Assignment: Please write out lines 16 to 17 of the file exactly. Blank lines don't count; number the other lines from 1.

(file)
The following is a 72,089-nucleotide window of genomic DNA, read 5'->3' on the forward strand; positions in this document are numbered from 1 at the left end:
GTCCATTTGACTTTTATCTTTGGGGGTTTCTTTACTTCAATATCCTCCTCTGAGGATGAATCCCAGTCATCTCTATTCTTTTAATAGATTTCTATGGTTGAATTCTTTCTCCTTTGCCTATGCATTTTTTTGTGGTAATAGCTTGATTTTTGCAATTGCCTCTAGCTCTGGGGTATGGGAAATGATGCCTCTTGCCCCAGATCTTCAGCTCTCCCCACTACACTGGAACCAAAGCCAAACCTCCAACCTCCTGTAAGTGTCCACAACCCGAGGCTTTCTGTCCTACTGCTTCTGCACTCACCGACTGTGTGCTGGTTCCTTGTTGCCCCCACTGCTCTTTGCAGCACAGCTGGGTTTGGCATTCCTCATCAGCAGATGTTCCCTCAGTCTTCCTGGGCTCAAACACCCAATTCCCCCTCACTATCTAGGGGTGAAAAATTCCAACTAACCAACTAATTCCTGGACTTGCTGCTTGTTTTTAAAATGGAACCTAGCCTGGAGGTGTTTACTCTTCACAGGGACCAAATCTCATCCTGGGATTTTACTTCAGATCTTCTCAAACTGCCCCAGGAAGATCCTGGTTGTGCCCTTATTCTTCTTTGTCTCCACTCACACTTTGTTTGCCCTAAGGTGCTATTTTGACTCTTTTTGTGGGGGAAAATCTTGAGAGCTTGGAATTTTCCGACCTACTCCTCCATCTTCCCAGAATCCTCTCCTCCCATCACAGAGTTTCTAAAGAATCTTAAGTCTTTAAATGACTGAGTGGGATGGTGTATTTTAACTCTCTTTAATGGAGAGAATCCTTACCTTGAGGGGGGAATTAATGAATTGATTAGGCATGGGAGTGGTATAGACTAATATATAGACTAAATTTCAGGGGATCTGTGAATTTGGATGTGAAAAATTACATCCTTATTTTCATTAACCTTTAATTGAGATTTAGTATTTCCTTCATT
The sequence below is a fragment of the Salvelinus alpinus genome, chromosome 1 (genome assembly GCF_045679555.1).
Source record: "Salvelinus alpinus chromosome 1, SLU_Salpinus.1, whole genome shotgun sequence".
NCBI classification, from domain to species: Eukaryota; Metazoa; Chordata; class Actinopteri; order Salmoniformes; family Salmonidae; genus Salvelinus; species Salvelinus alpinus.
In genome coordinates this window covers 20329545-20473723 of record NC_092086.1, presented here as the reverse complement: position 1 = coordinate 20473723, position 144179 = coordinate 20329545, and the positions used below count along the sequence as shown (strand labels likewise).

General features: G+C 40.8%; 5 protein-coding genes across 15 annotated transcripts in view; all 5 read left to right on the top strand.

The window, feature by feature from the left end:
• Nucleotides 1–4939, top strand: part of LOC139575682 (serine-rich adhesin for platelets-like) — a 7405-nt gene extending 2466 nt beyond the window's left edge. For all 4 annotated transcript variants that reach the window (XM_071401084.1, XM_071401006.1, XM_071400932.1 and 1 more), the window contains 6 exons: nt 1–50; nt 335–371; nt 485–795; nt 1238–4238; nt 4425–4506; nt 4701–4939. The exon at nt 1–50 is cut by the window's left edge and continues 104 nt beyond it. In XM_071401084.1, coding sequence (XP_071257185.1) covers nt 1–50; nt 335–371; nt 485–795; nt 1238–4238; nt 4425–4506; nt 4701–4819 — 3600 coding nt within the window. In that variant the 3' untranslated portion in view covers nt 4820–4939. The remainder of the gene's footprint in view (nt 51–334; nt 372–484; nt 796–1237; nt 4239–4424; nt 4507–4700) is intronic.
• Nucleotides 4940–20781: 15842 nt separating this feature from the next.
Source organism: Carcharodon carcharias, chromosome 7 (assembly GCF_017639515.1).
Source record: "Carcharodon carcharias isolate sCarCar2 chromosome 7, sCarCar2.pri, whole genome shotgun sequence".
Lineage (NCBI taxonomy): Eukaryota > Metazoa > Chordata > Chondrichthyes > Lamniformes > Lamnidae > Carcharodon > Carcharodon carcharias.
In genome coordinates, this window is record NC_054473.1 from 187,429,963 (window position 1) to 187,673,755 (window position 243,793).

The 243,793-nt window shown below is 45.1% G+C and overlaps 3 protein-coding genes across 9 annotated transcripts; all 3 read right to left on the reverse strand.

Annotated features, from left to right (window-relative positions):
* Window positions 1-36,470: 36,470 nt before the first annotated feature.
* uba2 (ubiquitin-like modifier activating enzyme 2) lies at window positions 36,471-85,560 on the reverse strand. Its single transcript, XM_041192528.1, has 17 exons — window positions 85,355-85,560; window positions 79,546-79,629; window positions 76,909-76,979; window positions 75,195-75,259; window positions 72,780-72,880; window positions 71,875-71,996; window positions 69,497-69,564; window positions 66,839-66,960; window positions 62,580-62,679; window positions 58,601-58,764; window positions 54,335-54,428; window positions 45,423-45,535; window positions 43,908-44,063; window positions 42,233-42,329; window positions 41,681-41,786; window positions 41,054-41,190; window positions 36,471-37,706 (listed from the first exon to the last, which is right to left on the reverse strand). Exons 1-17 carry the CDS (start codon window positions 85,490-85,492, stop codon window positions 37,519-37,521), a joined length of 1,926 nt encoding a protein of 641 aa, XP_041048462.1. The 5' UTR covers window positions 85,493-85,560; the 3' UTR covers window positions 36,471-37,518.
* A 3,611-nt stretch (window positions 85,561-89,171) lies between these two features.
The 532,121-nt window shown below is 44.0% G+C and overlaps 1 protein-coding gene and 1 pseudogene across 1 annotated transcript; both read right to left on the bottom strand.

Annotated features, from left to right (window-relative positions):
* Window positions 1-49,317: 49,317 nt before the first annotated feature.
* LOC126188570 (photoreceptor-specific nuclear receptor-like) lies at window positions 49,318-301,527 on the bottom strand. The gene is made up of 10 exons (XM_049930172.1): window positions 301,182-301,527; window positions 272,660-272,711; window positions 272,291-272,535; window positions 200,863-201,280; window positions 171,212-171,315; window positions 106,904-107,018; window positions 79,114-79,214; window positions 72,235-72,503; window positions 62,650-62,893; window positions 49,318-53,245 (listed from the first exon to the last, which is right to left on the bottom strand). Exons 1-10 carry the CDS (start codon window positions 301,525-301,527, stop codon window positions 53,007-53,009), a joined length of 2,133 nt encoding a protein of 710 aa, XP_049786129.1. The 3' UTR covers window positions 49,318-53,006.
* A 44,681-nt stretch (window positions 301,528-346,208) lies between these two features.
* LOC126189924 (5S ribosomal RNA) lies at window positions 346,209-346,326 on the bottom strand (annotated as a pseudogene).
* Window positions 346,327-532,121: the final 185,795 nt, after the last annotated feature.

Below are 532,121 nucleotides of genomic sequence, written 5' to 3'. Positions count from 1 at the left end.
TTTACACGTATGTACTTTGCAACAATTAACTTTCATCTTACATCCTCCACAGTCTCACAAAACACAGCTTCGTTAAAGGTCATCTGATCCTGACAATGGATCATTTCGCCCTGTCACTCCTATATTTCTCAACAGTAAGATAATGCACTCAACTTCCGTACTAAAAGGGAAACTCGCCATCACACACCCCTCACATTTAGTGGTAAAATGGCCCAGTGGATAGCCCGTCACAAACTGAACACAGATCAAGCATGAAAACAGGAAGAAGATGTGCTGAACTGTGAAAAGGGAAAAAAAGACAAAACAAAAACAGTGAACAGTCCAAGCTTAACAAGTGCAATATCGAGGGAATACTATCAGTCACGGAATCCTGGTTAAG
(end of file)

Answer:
Annotated features, from left to right (window-relative positions):
* Window positions 1-36,470: 36,470 nt before the first annotated feature.